Determination of specific binding interactions at l -cystine crystal surfaces with chemical force microscopy

Trinanjana Mandal, Michael Ward

Research output: Contribution to journalArticle

Abstract

The pathogenesis of l-cystine kidney stones involves four critical steps: nucleation, crystal growth, crystal aggregation, and crystal adhesion to cells. Although inhibition of crystal growth by l-cystine "imposters" at l-cystine crystal surfaces has been suggested as a plausible route for the suppression of stones, understanding the factors that govern crystal-crystal aggregation and adhesion of crystals to epithelial cells also is essential for devising strategies to mitigate l-cystine stone formation. Chemical force microscopy performed with atomic force microscope tips decorated with functional groups commonly found in urinary constituents that likely mediate aggregation and attachment (e.g., COOH, NH2, SH, CH3, OH) revealed signatures that reflect differences in the chemical affinity of these groups for the (001) and {100} faces of the naturally occurring hexagonal form of l-cystine single crystals and the {110} faces of the non-native tetragonal form. These signatures can be explained by the different chemical compositions of the crystal faces, and they reveal a remarkable binding specificity of the thiol group for the sulfur-rich {100} and {110} faces of the hexagonal and tetragonal forms, respectively. Collectively, these observations suggest that alterations of the crystal habit and polymorph by crystal growth inhibitors may not affect crystal aggregation or adhesion to cells significantly.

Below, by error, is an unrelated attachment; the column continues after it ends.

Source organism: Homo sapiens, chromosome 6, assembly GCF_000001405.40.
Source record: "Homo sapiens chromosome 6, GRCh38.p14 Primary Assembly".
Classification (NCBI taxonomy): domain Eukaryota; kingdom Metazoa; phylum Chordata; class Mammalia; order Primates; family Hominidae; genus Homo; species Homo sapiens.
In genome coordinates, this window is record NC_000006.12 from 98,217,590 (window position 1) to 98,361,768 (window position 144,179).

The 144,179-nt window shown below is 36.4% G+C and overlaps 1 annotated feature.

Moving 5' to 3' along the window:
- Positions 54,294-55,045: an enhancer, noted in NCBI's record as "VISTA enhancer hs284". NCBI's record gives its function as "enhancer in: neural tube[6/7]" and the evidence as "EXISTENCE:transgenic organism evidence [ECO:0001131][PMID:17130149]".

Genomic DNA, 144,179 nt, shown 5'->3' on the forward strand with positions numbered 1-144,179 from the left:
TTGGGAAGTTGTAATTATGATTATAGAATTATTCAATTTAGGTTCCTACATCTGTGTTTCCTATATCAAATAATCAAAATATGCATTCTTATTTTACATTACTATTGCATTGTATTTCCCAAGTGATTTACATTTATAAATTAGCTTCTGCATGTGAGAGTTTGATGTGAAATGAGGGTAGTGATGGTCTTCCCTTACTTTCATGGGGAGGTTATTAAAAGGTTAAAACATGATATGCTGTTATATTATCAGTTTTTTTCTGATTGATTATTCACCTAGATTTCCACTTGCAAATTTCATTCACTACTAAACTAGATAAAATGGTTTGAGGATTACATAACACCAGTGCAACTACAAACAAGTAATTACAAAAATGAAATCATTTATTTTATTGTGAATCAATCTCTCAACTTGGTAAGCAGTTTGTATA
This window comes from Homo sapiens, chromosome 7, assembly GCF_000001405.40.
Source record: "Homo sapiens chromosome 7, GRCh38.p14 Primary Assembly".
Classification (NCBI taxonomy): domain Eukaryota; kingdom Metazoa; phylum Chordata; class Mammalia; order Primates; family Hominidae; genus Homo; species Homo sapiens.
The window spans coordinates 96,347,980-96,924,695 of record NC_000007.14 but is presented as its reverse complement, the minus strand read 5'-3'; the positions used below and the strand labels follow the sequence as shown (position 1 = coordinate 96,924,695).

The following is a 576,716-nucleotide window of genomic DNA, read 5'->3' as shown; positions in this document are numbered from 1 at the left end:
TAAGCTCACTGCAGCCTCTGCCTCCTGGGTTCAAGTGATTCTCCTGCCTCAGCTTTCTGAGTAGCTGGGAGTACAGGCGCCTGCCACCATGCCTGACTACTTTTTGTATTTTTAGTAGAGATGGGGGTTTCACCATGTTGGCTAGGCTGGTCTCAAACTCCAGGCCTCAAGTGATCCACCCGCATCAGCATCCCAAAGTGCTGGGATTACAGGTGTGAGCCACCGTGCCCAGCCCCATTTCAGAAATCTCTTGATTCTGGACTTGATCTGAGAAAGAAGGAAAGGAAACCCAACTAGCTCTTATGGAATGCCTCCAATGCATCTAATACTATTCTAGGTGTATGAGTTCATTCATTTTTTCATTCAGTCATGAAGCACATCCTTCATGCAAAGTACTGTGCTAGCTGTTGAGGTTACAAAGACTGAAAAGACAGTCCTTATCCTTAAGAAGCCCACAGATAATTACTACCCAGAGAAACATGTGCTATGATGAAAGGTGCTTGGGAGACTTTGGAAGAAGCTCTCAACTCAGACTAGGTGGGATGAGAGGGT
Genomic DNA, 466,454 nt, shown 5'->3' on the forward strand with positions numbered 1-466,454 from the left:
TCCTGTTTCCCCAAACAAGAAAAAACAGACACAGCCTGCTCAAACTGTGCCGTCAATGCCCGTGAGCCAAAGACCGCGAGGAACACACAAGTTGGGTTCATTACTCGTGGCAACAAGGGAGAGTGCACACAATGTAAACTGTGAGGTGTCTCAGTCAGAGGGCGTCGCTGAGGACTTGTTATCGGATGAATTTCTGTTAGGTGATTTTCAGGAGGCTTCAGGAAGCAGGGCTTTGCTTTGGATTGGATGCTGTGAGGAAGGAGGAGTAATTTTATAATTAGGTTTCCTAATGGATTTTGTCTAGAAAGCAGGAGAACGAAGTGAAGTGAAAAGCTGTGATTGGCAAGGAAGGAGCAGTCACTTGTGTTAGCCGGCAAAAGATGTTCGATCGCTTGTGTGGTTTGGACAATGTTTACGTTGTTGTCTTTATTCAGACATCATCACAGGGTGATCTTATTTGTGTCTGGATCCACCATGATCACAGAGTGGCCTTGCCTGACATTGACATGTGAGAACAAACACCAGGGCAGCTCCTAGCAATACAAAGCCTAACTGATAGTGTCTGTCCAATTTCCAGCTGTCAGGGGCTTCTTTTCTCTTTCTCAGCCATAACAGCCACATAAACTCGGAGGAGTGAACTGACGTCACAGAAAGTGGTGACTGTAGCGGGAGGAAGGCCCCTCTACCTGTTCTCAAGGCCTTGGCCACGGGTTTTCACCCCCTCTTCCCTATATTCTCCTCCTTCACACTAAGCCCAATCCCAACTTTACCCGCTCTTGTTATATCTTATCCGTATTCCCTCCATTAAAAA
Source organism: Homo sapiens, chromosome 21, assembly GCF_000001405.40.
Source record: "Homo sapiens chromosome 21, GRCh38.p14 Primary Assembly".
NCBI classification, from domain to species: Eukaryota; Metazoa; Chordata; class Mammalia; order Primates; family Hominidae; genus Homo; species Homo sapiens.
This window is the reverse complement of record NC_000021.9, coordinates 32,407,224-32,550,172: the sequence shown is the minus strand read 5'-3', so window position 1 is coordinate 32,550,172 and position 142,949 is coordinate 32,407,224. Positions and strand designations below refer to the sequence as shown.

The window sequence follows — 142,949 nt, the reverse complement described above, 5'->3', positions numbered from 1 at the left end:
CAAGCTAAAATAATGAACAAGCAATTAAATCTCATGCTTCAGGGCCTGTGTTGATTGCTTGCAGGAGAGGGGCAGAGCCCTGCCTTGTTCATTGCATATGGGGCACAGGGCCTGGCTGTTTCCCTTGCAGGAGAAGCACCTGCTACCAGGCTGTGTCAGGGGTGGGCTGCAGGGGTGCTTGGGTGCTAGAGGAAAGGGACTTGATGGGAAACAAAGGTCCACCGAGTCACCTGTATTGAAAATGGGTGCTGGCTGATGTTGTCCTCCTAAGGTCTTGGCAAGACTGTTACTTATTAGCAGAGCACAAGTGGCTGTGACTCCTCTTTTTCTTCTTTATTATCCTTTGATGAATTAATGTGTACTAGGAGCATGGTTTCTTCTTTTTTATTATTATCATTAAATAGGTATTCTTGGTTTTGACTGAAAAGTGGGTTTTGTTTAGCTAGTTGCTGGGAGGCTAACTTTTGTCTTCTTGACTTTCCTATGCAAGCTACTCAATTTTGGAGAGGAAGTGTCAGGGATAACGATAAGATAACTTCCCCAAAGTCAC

Original languageEnglish (US)
Pages (from-to)5525-5528
Number of pages4
JournalJournal of the American Chemical Society
Volume135
Issue number15
DOIs
StatePublished - Apr 17 2013

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Cystines
Cystine
Atomic Force Microscopy
Microscopic examination
Crystals
Crystallization
Cell Adhesion
Agglomeration
Crystal growth
Adhesion
Growth Inhibitors
Kidney Calculi
Sulfur
Sulfhydryl Compounds
Habits
Epithelial Cells
Polymorphism
Functional groups
Microscopes
Nucleation

ASJC Scopus subject areas

  • Chemistry(all)
  • Catalysis
  • Biochemistry
  • Colloid and Surface Chemistry

Cite this

Determination of specific binding interactions at l -cystine crystal surfaces with chemical force microscopy. / Mandal, Trinanjana; Ward, Michael.

In: Journal of the American Chemical Society, Vol. 135, No. 15, 17.04.2013, p. 5525-5528.

Research output: Contribution to journalArticle

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